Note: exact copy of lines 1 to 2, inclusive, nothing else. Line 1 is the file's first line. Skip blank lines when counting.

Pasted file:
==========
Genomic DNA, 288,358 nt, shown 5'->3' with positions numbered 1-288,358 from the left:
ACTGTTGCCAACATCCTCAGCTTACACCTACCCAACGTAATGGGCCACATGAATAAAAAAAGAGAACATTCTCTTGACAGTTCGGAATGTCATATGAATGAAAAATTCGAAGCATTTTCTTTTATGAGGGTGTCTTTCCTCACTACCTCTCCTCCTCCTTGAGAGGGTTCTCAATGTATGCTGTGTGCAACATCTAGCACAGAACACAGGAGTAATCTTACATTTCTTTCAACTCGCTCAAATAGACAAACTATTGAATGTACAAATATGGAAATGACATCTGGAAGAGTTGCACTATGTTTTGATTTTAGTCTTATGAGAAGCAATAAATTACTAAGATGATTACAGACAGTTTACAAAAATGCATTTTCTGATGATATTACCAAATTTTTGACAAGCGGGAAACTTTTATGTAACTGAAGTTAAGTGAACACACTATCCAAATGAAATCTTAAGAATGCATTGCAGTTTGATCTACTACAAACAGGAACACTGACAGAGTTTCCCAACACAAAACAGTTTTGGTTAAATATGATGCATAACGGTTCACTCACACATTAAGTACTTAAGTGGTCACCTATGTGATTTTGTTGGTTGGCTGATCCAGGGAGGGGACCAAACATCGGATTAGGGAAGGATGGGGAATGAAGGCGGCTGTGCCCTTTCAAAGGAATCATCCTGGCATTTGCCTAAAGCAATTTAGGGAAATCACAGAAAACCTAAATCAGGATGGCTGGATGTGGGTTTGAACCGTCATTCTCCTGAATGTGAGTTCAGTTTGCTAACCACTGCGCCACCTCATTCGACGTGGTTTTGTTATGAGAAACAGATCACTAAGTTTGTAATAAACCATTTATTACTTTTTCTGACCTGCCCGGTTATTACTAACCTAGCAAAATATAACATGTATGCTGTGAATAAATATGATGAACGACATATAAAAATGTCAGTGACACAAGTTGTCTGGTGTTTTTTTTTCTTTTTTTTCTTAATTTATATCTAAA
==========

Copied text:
Genomic DNA, 288,358 nt, shown 5'->3' with positions numbered 1-288,358 from the left:
ACTGTTGCCAACATCCTCAGCTTACACCTACCCAACGTAATGGGCCACATGAATAAAAAAAGAGAACATTCTCTTGACAGTTCGGAATGTCATATGAATGAAAAATTCGAAGCATTTTCTTTTATGAGGGTGTCTTTCCTCACTACCTCTCCTCCTCCTTGAGAGGGTTCTCAATGTATGCTGTGTGCAACATCTAGCACAGAACACAGGAGTAATCTTACATTTCTTTCAACTCGCTCAAATAGACAAACTATTGAATGTACAAATATGGAAATGACATCTGGAAGAGTTGCACTATGTTTTGATTTTAGTCTTATGAGAAGCAATAAATTACTAAGATGATTACAGACAGTTTACAAAAATGCATTTTCTGATGATATTACCAAATTTTTGACAAGCGGGAAACTTTTATGTAACTGAAGTTAAGTGAACACACTATCCAAATGAAATCTTAAGAATGCATTGCAGTTTGATCTACTACAAACAGGAACACTGACAGAGTTTCCCAACACAAAACAGTTTTGGTTAAATATGATGCATAACGGTTCACTCACACATTAAGTACTTAAGTGGTCACCTATGTGATTTTGTTGGTTGGCTGATCCAGGGAGGGGACCAAACATCGGATTAGGGAAGGATGGGGAATGAAGGCGGCTGTGCCCTTTCAAAGGAATCATCCTGGCATTTGCCTAAAGCAATTTAGGGAAATCACAGAAAACCTAAATCAGGATGGCTGGATGTGGGTTTGAACCGTCATTCTCCTGAATGTGAGTTCAGTTTGCTAACCACTGCGCCACCTCATTCGACGTGGTTTTGTTATGAGAAACAGATCACTAAGTTTGTAATAAACCATTTATTACTTTTTCTGACCTGCCCGGTTATTACTAACCTAGCAAAATATAACATGTATGCTGTGAATAAATATGATGAACGACATATAAAAATGTCAGTGACACAAGTTGTCTGGTGTTTTTTTTTCTTTTTTTTCTTAATTTATATCTAAA